A new and interesting feature will be found in the State articles this year, where we give the portraits of the Governors, with the exception of a few who failed to respond to our request for a photograph.

In the realm of science, the "Astronomical Progress" of the year is recorded by Prof. Swift, that in "Physiology" by Dr. Youmans, "Physics" by Dr. Bostwick, and the "National Academy" by Dr. Benjamin.

The yearly list of "Gifts and Bequests" will be found unusually interesting by reason of its extent. This feature was introduced in the volume for 1893, and the five lists thus far published make a remarkable showing. The aggregate in 1893 was $29,000,000; in 1894, $32,000,000; in 1895, nearly $33,000,000; in 1896, $27,000,000; and in 1897, $45,000,000; making a grand total of nearly $166,000,000.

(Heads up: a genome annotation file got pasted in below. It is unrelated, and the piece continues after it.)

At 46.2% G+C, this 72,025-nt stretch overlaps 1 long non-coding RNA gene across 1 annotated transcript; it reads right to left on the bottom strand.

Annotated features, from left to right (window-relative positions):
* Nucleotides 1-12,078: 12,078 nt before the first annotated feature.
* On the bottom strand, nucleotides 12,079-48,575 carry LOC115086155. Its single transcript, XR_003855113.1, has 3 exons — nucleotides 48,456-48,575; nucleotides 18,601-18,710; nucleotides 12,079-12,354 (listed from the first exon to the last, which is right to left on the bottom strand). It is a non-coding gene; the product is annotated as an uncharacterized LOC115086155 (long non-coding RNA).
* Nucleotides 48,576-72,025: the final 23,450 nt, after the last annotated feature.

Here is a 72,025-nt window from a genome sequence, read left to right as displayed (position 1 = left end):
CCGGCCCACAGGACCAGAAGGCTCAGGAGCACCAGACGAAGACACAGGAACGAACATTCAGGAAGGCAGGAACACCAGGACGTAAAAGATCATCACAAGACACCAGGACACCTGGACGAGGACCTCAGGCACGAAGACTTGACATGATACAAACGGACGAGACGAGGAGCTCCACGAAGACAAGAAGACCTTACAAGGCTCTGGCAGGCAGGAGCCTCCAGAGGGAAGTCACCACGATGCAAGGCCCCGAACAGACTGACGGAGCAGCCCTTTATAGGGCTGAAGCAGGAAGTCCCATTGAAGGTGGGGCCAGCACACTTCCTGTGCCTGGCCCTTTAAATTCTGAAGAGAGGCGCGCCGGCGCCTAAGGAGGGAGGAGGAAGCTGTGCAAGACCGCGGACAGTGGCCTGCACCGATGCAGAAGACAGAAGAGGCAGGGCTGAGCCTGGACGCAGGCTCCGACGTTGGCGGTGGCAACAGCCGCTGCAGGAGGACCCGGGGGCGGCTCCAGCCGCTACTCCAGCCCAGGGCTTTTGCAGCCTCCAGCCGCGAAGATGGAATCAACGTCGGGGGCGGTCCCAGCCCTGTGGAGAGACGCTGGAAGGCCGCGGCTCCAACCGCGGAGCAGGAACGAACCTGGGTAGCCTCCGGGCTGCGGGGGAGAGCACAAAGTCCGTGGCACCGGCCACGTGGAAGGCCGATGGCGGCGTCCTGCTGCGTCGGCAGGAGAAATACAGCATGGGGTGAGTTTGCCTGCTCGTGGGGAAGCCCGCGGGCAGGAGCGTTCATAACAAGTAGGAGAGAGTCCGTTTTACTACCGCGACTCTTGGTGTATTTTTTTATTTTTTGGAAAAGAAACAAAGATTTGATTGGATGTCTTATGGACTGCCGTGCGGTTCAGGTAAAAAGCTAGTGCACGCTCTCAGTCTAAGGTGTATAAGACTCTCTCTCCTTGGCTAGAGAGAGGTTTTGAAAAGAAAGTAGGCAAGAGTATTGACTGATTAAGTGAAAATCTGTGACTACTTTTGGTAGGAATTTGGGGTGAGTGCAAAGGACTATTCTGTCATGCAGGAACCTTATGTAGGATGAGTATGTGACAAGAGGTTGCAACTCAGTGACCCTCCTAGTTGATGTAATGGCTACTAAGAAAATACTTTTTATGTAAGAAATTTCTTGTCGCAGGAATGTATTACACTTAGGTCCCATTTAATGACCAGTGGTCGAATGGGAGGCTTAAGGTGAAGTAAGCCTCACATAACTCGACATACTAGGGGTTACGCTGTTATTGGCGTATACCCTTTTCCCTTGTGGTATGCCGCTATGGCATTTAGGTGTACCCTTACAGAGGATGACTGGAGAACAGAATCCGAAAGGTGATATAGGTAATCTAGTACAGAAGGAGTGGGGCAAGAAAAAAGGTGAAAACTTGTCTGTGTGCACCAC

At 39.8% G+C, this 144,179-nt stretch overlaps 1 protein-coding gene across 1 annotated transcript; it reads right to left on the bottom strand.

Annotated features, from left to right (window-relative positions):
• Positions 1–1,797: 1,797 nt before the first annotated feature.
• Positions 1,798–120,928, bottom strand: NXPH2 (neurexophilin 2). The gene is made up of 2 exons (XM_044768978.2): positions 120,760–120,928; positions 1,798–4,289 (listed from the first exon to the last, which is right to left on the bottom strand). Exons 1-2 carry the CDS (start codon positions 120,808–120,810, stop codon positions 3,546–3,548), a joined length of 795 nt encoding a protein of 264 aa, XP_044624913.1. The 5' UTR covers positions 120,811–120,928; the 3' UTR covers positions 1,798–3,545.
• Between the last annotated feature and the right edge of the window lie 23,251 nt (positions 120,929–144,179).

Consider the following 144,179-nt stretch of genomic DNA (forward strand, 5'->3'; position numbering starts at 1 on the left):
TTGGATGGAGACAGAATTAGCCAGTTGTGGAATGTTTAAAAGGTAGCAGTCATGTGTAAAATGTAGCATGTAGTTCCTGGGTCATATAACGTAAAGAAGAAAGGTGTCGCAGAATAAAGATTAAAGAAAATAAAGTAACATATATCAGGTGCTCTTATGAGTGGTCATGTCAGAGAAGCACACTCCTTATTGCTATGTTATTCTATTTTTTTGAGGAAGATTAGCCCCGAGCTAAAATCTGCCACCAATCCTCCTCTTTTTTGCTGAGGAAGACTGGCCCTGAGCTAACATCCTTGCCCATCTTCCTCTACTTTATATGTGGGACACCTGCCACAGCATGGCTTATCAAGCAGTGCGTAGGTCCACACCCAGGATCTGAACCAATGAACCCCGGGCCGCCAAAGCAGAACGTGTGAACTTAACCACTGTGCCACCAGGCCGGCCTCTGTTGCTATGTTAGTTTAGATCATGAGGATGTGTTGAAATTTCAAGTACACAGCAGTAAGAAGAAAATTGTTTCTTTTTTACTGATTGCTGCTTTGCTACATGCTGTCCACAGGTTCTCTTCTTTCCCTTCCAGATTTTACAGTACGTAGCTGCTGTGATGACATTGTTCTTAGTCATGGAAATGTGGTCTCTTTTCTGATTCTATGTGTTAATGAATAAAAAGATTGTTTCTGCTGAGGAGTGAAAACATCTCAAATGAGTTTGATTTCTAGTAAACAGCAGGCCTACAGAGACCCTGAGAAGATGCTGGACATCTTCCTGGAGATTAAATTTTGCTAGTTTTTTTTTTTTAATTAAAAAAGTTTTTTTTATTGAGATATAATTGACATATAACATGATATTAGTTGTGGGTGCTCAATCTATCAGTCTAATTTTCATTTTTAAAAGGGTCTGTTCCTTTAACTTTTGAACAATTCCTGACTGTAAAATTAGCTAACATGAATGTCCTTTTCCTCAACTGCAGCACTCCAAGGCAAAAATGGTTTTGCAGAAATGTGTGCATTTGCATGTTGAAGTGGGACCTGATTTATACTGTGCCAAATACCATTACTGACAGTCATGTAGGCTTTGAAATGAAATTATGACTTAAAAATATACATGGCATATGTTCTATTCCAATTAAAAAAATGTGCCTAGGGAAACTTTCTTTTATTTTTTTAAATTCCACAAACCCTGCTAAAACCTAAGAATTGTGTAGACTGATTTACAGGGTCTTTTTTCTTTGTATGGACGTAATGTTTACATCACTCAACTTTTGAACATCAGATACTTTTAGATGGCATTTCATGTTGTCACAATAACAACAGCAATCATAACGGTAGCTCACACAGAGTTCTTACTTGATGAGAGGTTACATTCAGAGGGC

Among the eminent dead of the year Charles A. Dana-who had a double career, as Assistant Secretary of War during the great civil contest and for nearly thirty years as the foremost journalist in the United States comes first. We present not only a sketch of his life, but a fine portrait, which forms the frontispiece of this volThe other men and women of letters who passed away in 1897 include: Alphonse Daudet, the French novelist; Jean Ingelow, the English poet; Margaret Oliphant, the story-writer and critic; William J. Linton, the artist and author; William T. Adams, known to the boys as Oliver Optic; Joel T. Headley, popular a generation ago; Margaret J. Preston, Alice Wellington Rollins, Margaret Hosmer, Justin Winsor, and Daniel G. Thompson in our country; and in Europe Isabella Banks; Cavalcaselle, the Italian art historian; Richard Holt Hutton; Meilhac, the French dramatist; Francis Turner Palgrave; Riehl, the German historian; Sir John Skelton; and Vacherot, the French philosopher. The necrology of the artists includes the names of Homer Martin, Johnson M. Mundy, John Sartain, Eliza Greatorex, Max Maretzek, George P. Boyce, Sir John Gilbert, Charles P. Knight, and John L. Pearson. Among the scholars we lost were Henry Drisler, Solomon Deutsch, James Hammond Trumbull, Francis A. Walker, E. Cobham Brewer, Sir Augustus Franks, James Legge, Francis W. Newman, and Charles J. Vaughan ; while the scientists and inventors included Edward D. Cope, Alfred M. Mayer, Theodore Lyman, Campbell Morfit, Alvan G. Clark, George M. Pullman, Carl R. Fresenius, Sir Isaac Holden, Sebastian Kneipp, and Alexander M. Ross. The clergymen whose earthly career was closed included Father Hewit, Joshua H. McIlvaine, George H. Houghton, Bishop Rulison, Henry Drummond, Edward M. Goulbourn, William W. How (the hymn-writer), and Baron Plunket. Of statesmen the world lost Canovas del Castillo, the Spanish Premier, assassinated by an anarchist, Lord Rosmead (Sir Hercules Robinson), Sir Rutherford Alcock, John Anthony Mundella, James R. Doolittle, Daniel W. Voorhees, and Isham G. Harris. Of reformers Neal Dow completed a long life and Henry George was called away in mid career. Of those who played noticeable parts in our great civil war were Couch, De Trobriand, McLaws, Pleasonton, R. W. Meade, Samuel P. Lee, A. C. Rhind, and John L. Worden; while the eminent European soldiers who passed away included Sir Henry Havelock-Allan, Sir William Jervois, Sir George Malcolm, and Baron Sterneck. Of all these, and many more, brief but comprehensive sketches will be found here. The book closes with an index covering the two volumes of the new series.